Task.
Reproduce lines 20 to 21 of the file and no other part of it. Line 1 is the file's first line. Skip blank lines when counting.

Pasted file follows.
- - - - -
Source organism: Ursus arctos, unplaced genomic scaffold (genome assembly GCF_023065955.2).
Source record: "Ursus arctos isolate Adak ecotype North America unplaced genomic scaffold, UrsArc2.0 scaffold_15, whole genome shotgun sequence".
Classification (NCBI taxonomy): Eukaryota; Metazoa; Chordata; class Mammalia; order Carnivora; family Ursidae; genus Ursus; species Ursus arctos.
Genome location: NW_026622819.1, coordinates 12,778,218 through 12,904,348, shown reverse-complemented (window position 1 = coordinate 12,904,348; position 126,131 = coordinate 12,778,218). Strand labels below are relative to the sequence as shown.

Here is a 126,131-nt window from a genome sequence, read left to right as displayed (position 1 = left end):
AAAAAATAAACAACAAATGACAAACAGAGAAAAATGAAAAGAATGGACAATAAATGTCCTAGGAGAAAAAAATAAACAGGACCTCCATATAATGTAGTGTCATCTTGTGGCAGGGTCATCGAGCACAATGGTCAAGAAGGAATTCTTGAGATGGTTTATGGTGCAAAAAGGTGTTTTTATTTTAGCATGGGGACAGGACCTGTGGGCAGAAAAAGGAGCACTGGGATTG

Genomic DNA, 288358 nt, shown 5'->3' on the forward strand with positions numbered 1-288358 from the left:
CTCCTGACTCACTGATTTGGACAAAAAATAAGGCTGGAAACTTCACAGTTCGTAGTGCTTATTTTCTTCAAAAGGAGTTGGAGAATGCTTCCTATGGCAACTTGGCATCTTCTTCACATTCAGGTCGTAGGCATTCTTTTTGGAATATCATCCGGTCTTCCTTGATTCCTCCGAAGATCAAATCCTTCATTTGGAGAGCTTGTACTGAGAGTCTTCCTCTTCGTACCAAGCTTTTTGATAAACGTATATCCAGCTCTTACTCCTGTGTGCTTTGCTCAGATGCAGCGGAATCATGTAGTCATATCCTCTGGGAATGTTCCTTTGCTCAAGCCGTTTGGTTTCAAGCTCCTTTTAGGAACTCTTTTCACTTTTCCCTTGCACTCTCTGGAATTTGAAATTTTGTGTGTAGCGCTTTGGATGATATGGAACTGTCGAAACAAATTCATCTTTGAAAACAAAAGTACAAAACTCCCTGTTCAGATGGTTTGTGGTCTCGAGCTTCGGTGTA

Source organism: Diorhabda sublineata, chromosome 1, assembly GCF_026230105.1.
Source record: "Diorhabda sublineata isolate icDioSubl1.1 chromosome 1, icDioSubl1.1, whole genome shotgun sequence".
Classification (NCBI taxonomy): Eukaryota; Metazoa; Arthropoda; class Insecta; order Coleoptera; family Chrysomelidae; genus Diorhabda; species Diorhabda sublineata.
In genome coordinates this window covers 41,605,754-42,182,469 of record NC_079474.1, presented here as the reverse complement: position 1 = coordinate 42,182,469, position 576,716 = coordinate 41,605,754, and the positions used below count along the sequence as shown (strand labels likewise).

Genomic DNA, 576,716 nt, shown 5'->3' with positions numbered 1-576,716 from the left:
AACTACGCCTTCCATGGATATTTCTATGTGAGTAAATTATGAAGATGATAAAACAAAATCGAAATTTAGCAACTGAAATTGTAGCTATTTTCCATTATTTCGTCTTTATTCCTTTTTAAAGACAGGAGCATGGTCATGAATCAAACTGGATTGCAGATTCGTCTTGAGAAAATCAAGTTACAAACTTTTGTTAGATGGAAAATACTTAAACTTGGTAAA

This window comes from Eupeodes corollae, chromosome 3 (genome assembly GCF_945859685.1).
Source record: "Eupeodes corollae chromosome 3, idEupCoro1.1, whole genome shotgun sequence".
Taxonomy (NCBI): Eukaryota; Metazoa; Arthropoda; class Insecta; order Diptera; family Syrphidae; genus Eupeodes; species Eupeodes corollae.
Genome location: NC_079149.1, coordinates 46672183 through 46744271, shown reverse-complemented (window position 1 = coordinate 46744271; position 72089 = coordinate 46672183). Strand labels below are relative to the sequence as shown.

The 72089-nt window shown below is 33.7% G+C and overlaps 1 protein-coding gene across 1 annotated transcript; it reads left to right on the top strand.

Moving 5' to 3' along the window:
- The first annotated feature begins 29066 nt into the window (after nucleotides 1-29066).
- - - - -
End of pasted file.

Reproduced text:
Moving 5' to 3' along the window:
- The first annotated feature begins 29066 nt into the window (after nucleotides 1-29066).